Although nappies and soothers were the items most likely to cause the most drama if forgotten, today’s parents are nearly twice as likely to make sure they don’t leave the house without a first-aid kit (22 percent, compared to 13 percent of the older generation).
And only a third of older parents carried suncream, while more than half (56 percent) of modern mums and dads now pack it frequently.
Furthermore, 29 percent now make sure they have anti-septic cream on them, compared to just 17 percent of those who had a baby before 1990.
Must-have items more likely to be found in modern pram bags include soothers and Calpol, as well as a new item deemed essential – an iPad or tablet to keep their youngster entertained.
As a result, mums and dads now pack a minimum of 11 items for their baby before leaving the house, with 69 percent admitting they carry more on them than they need to.
Lisa Parkhill, managing director of MAM, which commissioned the research as part of its Soothement campaign, said: “The findings show how prepared parents are for every eventuality.
“Key staples can make all the difference to ensure parent and baby have a relaxing day out, versus a stressful, fraught experience.
“Parents are doing their research, with no stone left unturned to ensure they don’t get caught out if a tricky situation arises.
“Innovation in baby care products has come on leaps and bounds over the years, and it’s a good thing that parents can have an array of items in their armoury to soothe baby every time they leave the home.”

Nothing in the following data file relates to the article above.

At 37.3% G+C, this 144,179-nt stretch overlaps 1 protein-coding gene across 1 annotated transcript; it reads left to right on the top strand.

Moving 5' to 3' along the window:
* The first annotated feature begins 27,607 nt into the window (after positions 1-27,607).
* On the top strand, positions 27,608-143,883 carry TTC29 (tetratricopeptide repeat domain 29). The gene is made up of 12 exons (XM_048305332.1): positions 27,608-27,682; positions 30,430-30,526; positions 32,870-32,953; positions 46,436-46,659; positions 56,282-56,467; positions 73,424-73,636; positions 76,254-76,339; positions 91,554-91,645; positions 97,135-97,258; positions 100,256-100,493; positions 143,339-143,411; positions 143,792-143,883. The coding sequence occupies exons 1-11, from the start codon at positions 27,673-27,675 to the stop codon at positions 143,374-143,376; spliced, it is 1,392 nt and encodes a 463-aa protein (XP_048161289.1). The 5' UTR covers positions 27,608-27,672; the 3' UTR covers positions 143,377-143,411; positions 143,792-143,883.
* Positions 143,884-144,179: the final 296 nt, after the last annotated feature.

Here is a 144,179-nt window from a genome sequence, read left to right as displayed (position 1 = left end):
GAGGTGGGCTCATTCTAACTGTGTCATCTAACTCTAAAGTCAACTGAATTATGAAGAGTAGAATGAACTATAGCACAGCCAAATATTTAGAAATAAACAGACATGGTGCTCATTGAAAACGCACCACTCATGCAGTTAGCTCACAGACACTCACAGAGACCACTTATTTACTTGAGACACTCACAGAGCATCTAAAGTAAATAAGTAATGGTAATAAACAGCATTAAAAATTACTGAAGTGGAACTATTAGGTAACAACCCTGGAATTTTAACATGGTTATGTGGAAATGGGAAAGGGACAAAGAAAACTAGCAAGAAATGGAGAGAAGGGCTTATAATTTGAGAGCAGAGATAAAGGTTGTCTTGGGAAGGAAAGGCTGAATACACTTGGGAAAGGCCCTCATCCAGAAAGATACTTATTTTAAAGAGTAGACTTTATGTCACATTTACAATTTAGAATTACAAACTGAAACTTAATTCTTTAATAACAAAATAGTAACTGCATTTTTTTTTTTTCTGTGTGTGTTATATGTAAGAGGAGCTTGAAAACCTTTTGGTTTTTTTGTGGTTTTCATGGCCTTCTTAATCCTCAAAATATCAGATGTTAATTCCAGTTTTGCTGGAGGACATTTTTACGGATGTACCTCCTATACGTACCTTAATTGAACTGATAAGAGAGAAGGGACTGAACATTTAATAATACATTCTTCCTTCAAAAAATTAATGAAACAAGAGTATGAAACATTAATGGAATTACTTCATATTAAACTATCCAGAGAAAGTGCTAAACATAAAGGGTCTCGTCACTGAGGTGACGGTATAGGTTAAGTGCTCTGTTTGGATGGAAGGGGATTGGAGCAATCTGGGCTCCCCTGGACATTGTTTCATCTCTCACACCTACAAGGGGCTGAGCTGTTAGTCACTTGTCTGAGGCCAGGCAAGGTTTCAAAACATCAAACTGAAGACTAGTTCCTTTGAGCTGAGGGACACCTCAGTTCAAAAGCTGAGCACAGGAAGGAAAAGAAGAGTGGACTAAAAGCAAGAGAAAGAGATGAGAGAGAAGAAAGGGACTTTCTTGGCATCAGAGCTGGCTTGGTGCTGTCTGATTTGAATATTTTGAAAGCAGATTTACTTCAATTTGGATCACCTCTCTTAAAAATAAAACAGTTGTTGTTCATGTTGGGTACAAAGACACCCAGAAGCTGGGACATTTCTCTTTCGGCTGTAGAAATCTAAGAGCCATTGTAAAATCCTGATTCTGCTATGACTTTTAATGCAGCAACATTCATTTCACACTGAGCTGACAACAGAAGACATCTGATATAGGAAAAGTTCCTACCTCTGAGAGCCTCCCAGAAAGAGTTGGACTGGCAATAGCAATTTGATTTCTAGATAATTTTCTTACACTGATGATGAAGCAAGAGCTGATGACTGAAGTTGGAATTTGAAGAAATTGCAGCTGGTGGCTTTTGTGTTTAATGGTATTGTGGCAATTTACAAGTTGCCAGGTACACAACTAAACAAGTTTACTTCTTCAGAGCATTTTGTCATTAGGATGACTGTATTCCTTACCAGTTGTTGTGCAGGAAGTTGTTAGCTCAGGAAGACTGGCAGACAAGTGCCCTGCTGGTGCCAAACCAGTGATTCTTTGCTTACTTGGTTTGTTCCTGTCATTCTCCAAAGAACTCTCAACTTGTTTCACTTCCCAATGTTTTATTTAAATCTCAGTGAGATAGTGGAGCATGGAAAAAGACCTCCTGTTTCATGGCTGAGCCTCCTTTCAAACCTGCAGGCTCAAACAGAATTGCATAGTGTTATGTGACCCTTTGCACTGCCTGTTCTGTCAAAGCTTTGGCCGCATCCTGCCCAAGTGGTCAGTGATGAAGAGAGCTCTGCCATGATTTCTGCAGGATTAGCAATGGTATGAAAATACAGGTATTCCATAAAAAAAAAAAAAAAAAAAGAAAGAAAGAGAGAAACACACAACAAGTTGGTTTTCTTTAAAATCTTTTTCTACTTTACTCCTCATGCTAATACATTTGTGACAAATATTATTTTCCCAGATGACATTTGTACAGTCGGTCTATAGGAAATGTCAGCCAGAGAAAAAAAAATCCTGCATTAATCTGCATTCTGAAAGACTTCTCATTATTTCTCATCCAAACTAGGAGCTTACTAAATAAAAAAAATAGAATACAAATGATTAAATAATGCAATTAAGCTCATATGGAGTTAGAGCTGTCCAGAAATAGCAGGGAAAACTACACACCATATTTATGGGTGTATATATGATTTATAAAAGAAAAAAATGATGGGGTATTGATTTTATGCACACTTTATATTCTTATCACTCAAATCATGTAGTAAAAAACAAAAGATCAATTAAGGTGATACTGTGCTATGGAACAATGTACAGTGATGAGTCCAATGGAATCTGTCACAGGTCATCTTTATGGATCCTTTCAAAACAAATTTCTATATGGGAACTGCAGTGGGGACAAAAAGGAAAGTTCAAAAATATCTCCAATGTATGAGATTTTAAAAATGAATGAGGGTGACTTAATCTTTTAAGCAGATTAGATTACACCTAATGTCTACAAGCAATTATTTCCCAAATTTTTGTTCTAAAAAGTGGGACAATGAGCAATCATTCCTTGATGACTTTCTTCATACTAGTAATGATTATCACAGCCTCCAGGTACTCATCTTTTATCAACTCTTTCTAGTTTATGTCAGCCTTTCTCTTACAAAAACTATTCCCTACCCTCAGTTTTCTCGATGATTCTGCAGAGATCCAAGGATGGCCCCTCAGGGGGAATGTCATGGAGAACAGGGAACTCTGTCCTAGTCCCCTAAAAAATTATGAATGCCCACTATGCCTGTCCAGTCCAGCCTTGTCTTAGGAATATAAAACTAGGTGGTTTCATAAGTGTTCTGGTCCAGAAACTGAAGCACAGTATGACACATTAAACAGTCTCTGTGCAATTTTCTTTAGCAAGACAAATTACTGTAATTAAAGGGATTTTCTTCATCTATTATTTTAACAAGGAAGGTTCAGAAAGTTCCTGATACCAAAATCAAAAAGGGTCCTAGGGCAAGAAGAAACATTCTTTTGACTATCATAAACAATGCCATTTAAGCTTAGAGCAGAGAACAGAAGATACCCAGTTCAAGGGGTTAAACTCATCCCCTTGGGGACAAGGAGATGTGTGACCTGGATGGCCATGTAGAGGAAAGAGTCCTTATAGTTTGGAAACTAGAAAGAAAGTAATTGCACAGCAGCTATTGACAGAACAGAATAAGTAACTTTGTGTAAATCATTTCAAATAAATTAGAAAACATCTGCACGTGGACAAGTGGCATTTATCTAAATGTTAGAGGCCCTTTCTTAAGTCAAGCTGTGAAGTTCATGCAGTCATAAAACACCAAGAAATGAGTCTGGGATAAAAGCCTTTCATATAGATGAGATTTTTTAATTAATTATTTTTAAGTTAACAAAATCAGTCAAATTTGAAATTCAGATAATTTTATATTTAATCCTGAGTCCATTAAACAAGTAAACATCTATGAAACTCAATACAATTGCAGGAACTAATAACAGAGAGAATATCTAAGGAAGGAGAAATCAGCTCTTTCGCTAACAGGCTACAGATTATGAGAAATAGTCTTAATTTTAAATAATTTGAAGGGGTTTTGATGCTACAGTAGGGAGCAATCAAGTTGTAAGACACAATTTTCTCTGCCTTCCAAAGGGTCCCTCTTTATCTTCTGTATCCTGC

The study also found 70 percent of all parents reckon being a new mum or dad now seems more complicated than it was in the past.
And those who had a baby 30 years ago favoured a more “relaxed” approach to their child’s bag (39 percent, compared to 27 percent today).
However, as a result, they were more likely to end up forgetting something, with 20 percent admitting they always left an item at home – while just 16 percent of today’s organised mums and dads said the same.
It also emerged all parents spent an average of seven minutes packing a bag for their baby before heading out, with 35 percent receiving comments about how much they carry.
However, 31 percent wouldn’t trust their partner to pack a bag as well as them, and 17 percent would abandon a trip entirely were they to forget their bag of baby essentials – with 27 percent admitting they would head to the nearest shop in search of new supplies.
Soothers were an item most likely to stress a parent if it was left at home, according to the OnePoll data.
And nearly six in ten parents (58 percent) said they relied on them in the first year, with 38 percent revealing their child couldn’t go without.
Parents who used soothers with their child said the biggest misconceptions other parents have around a child using one were babies becoming too reliant on them, or even hooked on them – or that they’re purely used to keep an infant quiet.
But while 30 percent believe certain types of soothers are better than others for a child’s teeth, it’s a common misunderstanding that using one hinders breastfeeding.
Lisa Parkhill, from MAM, added: “It’s interesting to see that one of the key items it’d be a disaster to leave the house without would be a soother.
“It can be a key tool in the early days to ensure infants are happy and relaxed when out and about, giving parents one less thing to worry about.
“It’s also been great to see how aware mums and dads are of the misconceptions that remain incorrectly around soothers.”